( Manufacturing has strengthened from only 1 3/4% growth in late 1998 to over 4% last summer, and most recently registered a 3.4% gain. However, this is the highest reported productivity sector -- 5.7% over the past year, with unit labor costs deflating at a 0.8% rate.
Now, some analysts argue that the wage data understate the true upward push in compensation. Retailers, for example, are offering non-cash benefits in the form of deep price discounts for clothing and other products for their employees. Also, a number of firms are enticing new hires with spiffed-up job training programs.
Well, there's nothing new about non-cash benefits. Personal tax burdens have been rising, largely from real income tax bracket creep and higher Social Security payroll tax thresholds. So it's no wonder that employees seek non-cash forms of compensation, from clothing discounts right up to deferred compensation bonus plans, including stock options.
A more interesting point than understated wages is the New Economy rise in productivity, which has lowered unit wage costs and increased profits. Nonfarm output-per-hour for the business sector is up over 3.1% during the past year, while non-financial productivity has risen by nearly 4%.
If the government properly counted software, telecommunications and the Internet, productivity rates would be even stronger. This is why S&P 500 operating earnings are rising almost 25% over the past year.
The bottom line point to all this is that the overall economy is sound. Inflation is low, productivity is high, wages are moderate and profits are strong. If there is a shift in labor market conditions, it's a small downward move in the demand curve, not the supply curve.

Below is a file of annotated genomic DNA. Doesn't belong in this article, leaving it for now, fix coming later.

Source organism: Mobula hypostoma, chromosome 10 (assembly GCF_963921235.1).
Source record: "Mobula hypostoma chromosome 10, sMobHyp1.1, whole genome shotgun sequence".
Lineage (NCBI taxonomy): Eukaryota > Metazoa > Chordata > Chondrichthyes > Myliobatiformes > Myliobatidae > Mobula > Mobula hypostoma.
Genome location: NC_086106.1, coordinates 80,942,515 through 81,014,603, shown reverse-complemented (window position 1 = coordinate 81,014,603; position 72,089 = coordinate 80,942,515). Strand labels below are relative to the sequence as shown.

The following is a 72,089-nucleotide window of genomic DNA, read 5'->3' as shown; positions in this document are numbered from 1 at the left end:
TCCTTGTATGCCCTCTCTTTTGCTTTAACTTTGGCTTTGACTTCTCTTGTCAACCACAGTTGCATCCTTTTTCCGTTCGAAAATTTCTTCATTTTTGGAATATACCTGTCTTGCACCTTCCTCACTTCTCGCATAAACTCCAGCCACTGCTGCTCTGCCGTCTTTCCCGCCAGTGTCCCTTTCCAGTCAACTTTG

If there were a labor force shortage, then wages should be rising excessively. But it's not happening. Mr. Greenspan works from the same data files as everyone else. Surely he sees this.
Fact is, neither bond traders nor workers have had a great year. Long-term Treasury rates have jumped from under 5% to over 6%. Real average hourly earnings growth has fallen from nearly 3% in early 1998 to 1% currently. OPEC has had something to do with this. So has Mr. Greenspan.
One final point. The long-run objective of promoting greater labor force supply will best be met by reducing government obstacles to work, not by raising interest rates. To wit: remove immigration limits, eliminate the Social Security earnings test for healthier retirees who wish part- or full-time work (as Gov. Bush has proposed), and reduce the tax-rate on personal and FICA payroll incomes.
Workers work for real wages, after-tax. The best medicine for labor and capital is King Dollar and lower marginal tax-rates.
Remember Art Laffer's supply-side dictum: tax something more, you get less of
it. Tax something less, you get more of it. Like other factors, the labor
supply responds quickly to tax incentives and regulatory relief. Marx is
dead and wrong. Laffer is alive and right. Greenspan can seek
JWR contributor Lawrence Kudlow is chief economist for Schroder & Co. Inc and CNBC. He is the author of American Abundance: The New Economic & Moral Prosperity. Send your comments about his column by clicking here.
12/10/99: Y2K-Related Cash